At this time, I can only think about saving up for a retirement home and funeral services

Note: This is a personal blog entry. Please don’t read this if you feel really sad. I don’t want to add to other people’s (possible) heartaches. Just my POV but I’m okay. Just putting my thoughts out here in case someone can relate. 🙂

“People in their 20s should be hustling to save up for their future!”

I’ve heard this countless of times even when I was still in grade school. At that time, I used to long for a pretty home, lots of free time to do things that I love, and a job that can keep my family afloat even during the worst days. We were taught to aim high in school and to not put a limit to our dreams. As I hit my 20s, reality started to kick in. For someone like me who have no plans of raising a kid in a world which seemed to be on a downward spiral, saving up wouldn’t be for a family or a home. I’d probably save up for a retirement home and funeral plan first – not for my parents or elderly people within my family, but for myself.

It may seem like a pessimistic take for some, but in my point of view, it’s more of an assurance. Living in the Philippines isn’t easy, especially with the current pandemic. Although I’m aware that other countries had it worse, seeing leadership incompetency and a crashing economy added more fuel for myself to set this goal, but my reasons go beyond that (and I’m not blaming them for having this kind of POV). I’ve seen and answered way too many calls for donations for babies in need of milk and diapers, for people who are sick or with disability who need medical attention, for food to be sent to people who lost their jobs, and so on. While providing help as much as I can, I’d be a hypocrite if I say that it hasn’t affected me on a mental and emotional level. At the back of my mind, I thought about how helpless it would be for me if I were in their shoes. Me, a person with too much pride to ask for help. Me, who would rather starve than put my future in the hands of strangers. I have nothing against people who ask for help, in fact, I admire the lengths they go for the sake of their family and survival but this made me want to prepare for my future even more, seeing how immediate help cannot be provided from local institutions and not having enough connections to give me peace of mind.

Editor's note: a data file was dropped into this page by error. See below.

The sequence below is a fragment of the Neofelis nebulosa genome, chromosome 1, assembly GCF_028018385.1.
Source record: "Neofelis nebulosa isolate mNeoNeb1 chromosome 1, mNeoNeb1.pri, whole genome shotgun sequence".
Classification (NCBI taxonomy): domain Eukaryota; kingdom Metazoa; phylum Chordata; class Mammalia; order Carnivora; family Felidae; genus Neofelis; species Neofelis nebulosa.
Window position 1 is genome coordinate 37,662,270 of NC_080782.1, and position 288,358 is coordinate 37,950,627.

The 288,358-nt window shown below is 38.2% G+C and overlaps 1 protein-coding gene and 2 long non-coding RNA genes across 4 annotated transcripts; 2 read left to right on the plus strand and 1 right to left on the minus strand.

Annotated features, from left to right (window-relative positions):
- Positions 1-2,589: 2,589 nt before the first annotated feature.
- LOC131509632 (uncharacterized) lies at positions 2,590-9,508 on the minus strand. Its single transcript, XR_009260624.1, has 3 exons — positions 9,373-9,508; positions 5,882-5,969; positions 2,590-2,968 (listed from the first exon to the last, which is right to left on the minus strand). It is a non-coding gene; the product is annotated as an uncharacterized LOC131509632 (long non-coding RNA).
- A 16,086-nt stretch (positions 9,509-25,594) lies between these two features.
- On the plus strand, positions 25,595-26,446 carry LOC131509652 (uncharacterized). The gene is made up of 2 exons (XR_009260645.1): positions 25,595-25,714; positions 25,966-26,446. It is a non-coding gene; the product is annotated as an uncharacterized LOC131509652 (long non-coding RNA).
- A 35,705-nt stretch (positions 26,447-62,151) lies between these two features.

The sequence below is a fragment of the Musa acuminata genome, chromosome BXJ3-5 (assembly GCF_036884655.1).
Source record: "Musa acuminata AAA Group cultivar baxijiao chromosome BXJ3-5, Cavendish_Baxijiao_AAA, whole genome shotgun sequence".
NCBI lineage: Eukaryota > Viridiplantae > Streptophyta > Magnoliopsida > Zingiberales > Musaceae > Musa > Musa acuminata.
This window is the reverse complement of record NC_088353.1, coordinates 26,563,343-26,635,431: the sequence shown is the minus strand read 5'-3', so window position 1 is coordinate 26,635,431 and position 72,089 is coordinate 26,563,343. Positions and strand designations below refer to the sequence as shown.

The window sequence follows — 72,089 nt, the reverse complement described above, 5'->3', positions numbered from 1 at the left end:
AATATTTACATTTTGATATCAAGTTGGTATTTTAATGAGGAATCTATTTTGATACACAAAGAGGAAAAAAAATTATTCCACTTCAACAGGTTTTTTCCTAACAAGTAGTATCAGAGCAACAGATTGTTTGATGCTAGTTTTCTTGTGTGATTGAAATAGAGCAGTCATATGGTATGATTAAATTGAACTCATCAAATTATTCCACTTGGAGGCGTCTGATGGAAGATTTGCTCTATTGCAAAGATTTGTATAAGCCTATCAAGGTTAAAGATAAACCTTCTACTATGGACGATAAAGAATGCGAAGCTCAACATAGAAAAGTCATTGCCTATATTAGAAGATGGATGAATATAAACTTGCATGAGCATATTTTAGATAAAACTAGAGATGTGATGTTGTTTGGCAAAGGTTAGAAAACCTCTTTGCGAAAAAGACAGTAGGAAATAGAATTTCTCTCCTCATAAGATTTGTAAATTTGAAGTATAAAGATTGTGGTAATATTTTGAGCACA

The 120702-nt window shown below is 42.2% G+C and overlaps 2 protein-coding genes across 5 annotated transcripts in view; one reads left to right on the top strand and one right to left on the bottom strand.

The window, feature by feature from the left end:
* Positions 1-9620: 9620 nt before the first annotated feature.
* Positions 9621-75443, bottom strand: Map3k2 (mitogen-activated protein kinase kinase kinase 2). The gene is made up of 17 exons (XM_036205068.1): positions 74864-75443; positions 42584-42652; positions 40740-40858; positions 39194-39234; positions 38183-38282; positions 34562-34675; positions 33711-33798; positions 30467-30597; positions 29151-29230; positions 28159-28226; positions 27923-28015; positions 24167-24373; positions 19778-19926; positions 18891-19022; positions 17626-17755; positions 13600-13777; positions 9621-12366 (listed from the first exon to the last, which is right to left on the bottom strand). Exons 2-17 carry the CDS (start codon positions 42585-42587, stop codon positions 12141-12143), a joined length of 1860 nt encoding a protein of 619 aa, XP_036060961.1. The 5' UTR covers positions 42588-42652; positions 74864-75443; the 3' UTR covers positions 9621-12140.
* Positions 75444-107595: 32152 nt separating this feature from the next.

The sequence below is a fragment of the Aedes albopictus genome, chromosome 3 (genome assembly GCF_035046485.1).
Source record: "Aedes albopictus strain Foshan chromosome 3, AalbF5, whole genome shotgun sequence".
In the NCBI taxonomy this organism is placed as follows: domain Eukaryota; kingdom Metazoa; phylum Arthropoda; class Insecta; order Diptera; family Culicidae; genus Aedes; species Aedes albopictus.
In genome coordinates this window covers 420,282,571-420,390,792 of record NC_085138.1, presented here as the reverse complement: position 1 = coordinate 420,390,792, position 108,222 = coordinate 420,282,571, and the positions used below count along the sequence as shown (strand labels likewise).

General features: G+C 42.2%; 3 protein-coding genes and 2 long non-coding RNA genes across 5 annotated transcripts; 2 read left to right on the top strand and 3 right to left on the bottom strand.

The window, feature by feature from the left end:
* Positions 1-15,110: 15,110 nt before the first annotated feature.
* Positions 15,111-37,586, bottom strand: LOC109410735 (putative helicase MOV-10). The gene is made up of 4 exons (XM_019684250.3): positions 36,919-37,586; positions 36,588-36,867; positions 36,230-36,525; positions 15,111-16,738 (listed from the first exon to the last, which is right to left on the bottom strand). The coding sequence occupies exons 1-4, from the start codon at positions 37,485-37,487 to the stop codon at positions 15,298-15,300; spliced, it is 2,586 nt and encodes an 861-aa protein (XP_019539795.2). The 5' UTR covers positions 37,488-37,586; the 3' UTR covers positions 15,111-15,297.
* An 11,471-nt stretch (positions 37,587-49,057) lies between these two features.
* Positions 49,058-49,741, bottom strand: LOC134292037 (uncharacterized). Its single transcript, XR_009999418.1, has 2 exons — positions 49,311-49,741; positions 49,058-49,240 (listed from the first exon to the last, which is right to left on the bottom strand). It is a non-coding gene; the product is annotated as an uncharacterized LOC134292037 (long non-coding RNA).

As selfish as it may sound, I want to save enough for myself first as much as possible and while I still can. I’d save enough for funeral services if ever I leave this earth “earlier” than expected so my parents wouldn’t need to pay for expenses (and it’s quite expensive to get a casket and be cremated these days). I’d save enough for a retirement home so I wouldn’t be a burden to my younger sister who has dreams of her own. I’d save enough for possible medical bills, given my unusual condition that I’ve set aside for years, and save enough for emergency funds. After getting these, that’s the only time that I think I’d be able to consider the rest of my dreams – a nice home, starting a family of my own with pets instead of kids, raising enough capital for my own business, providing what my parents need, and even moving to a better place if given the chance, to name a few. That would be the only time that I can set my mind free.

This is also one of the reasons why questions about a concrete bucket list makes me uncomfortable. Of course, if a possible employer will be asking about such things, my answer wouldn’t sound promising so I’d probably just lie to seem “normal” in their eyes. Unlike others, I don’t have the luxury to put “go sky diving” or “see the pyramids” on top of my list – no matter how much I want to. Sure, I’d like to travel but I’d only do that from time to time when I foresee extra budget to spare.

Plans involving death and growing old alone would normally be frowned upon for being too negative when in reality (or at least in my POV), it seems to be more on the practical and reassuring side of things. Is it that bad if I don’t want to be a burden to other people when I grow old or when I die? No one knows what’s going to happen next. We cannot predict our future just like how Feng Shui masters and other fortune tellers weren’t able to predict this pandemic.  

So why am I writing this? I know at least two friends who share a similar sentiment and I’d like to believe that there are other people my age who have doubts about their future, too. Not everyone was born in a place of wealth and power, so it’s understandable how some may feel the need to start creating a safety net now.  Know that you’re not alone and it’s okay to be scared. I’d like to believe that it should be perfectly normal to put contingency plans in place – no matter how bleak they seem – before chasing after the pot of gold at the end of the rainbow. Such topics just aren’t that welcomed in some circles, so I’m dropping this here to help start the conversation.

Hope everyone’s doing well. Tight digital hugs to everyone who usually gets stuck in their 2 AM thoughts like this one. Not everyone has the luxury to think positively, especially during times like this. The world needs empathy and an open mind now, more than ever.

(Screenshot from ‘Bojack Horseman’ / Netflix)

Good night! 🙂


P.S. Please don’t try to PM me and sell insurance, my recent application got denied due to medical conditions and I’m not interested to waste my time on other tests again. I just wanted to casually talk about future plans that don’t involve butterflies and rainbows, that’s all. Have a nice day.

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